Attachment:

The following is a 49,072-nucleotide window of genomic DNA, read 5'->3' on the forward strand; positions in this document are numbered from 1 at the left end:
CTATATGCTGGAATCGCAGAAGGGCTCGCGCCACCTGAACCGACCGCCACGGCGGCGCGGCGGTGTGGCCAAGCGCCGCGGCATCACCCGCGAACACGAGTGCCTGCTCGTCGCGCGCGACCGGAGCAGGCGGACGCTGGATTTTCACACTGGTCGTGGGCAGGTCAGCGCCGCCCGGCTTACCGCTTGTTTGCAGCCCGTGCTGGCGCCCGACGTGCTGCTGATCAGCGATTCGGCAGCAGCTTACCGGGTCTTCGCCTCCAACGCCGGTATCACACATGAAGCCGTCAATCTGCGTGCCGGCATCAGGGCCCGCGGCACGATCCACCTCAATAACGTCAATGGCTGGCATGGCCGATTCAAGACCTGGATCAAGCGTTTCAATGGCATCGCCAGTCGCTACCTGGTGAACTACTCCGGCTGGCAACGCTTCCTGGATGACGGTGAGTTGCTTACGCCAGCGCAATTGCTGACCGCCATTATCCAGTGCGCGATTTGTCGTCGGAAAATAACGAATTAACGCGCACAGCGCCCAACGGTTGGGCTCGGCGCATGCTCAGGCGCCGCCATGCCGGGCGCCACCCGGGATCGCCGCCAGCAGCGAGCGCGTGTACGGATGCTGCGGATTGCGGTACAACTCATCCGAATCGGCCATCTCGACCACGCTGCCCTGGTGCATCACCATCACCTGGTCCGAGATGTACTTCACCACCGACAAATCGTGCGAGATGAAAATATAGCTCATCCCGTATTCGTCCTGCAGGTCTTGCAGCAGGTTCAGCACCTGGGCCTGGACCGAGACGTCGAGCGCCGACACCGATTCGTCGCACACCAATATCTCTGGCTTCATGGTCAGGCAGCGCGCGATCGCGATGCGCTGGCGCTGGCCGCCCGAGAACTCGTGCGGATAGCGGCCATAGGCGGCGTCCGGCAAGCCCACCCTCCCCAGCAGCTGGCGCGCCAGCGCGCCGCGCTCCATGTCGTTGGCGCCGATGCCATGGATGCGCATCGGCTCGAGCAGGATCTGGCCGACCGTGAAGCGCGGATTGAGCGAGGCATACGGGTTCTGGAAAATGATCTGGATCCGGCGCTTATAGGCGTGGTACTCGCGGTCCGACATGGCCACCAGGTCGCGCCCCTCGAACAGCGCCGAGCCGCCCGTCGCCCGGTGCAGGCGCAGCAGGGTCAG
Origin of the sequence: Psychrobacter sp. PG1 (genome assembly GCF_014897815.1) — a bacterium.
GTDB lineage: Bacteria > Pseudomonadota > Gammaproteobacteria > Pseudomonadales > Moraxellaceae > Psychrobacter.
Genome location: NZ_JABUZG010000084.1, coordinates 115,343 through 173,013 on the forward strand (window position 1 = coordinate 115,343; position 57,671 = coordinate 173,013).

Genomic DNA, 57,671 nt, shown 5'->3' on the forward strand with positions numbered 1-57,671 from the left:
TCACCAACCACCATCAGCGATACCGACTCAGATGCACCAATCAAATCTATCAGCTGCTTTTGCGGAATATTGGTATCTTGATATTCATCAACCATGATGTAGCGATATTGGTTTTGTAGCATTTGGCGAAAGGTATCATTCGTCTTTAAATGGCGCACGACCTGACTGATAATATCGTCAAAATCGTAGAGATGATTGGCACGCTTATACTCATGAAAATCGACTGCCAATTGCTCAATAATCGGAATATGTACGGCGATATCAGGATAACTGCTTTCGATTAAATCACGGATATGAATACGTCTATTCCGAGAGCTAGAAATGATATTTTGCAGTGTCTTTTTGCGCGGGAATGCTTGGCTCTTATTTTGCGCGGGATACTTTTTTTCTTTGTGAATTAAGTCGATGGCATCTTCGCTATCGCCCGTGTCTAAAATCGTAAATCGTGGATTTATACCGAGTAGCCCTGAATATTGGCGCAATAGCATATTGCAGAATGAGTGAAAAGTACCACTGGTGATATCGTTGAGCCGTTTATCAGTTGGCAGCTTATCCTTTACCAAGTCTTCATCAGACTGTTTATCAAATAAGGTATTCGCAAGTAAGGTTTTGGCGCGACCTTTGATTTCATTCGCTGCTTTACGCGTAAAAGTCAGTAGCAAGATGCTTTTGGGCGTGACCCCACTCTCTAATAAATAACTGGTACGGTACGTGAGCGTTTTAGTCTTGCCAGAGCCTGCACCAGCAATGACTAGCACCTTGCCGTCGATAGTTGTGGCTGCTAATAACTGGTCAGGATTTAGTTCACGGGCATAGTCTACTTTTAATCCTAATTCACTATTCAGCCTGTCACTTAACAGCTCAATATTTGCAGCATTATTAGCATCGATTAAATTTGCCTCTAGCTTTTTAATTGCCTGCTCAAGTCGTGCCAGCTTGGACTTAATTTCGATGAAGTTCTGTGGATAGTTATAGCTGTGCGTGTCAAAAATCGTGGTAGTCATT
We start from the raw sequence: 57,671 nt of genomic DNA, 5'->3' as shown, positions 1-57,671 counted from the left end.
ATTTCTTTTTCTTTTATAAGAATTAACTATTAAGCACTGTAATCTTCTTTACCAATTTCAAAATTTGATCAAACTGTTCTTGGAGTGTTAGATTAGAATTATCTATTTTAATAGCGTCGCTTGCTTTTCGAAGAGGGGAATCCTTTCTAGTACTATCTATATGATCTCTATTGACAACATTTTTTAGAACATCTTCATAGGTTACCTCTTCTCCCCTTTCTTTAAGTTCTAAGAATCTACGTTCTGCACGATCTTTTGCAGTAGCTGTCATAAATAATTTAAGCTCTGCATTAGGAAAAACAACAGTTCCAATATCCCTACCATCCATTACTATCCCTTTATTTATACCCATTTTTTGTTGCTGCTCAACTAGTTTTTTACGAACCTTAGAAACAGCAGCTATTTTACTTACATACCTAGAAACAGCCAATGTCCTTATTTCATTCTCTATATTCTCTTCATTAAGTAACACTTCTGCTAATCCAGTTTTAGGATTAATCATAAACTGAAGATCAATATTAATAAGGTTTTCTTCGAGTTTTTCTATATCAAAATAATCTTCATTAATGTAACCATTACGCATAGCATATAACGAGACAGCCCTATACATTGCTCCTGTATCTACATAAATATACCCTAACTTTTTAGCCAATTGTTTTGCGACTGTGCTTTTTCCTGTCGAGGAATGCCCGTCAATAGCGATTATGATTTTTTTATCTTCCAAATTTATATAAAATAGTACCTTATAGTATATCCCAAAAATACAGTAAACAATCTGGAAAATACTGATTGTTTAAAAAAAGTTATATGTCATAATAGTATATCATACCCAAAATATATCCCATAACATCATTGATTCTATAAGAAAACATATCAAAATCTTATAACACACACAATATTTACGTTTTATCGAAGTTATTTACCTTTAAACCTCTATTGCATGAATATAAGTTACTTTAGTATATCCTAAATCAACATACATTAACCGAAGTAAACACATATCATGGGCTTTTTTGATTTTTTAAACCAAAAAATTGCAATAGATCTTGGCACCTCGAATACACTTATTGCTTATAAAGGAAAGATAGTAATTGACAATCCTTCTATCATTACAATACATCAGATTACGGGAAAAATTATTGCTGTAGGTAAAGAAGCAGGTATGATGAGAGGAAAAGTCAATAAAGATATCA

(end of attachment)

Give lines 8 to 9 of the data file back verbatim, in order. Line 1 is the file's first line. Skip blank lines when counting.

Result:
We start from the raw sequence: 57,671 nt of genomic DNA, 5'->3' as shown, positions 1-57,671 counted from the left end.
ATTTCTTTTTCTTTTATAAGAATTAACTATTAAGCACTGTAATCTTCTTTACCAATTTCAAAATTTGATCAAACTGTTCTTGGAGTGTTAGATTAGAATTATCTATTTTAATAGCGTCGCTTGCTTTTCGAAGAGGGGAATCCTTTCTAGTACTATCTATATGATCTCTATTGACAACATTTTTTAGAACATCTTCATAGGTTACCTCTTCTCCCCTTTCTTTAAGTTCTAAGAATCTACGTTCTGCACGATCTTTTGCAGTAGCTGTCATAAATAATTTAAGCTCTGCATTAGGAAAAACAACAGTTCCAATATCCCTACCATCCATTACTATCCCTTTATTTATACCCATTTTTTGTTGCTGCTCAACTAGTTTTTTACGAACCTTAGAAACAGCAGCTATTTTACTTACATACCTAGAAACAGCCAATGTCCTTATTTCATTCTCTATATTCTCTTCATTAAGTAACACTTCTGCTAATCCAGTTTTAGGATTAATCATAAACTGAAGATCAATATTAATAAGGTTTTCTTCGAGTTTTTCTATATCAAAATAATCTTCATTAATGTAACCATTACGCATAGCATATAACGAGACAGCCCTATACATTGCTCCTGTATCTACATAAATATACCCTAACTTTTTAGCCAATTGTTTTGCGACTGTGCTTTTTCCTGTCGAGGAATGCCCGTCAATAGCGATTATGATTTTTTTATCTTCCAAATTTATATAAAATAGTACCTTATAGTATATCCCAAAAATACAGTAAACAATCTGGAAAATACTGATTGTTTAAAAAAAGTTATATGTCATAATAGTATATCATACCCAAAATATATCCCATAACATCATTGATTCTATAAGAAAACATATCAAAATCTTATAACACACACAATATTTACGTTTTATCGAAGTTATTTACCTTTAAACCTCTATTGCATGAATATAAGTTACTTTAGTATATCCTAAATCAACATACATTAACCGAAGTAAACACATATCATGGGCTTTTTTGATTTTTTAAACCAAAAAATTGCAATAGATCTTGGCACCTCGAATACACTTATTGCTTATAAAGGAAAGATAGTAATTGACAATCCTTCTATCATTACAATACATCAGATTACGGGAAAAATTATTGCTGTAGGTAAAGAAGCAGGTATGATGAGAGGAAAAGTCAATAAAGATATCA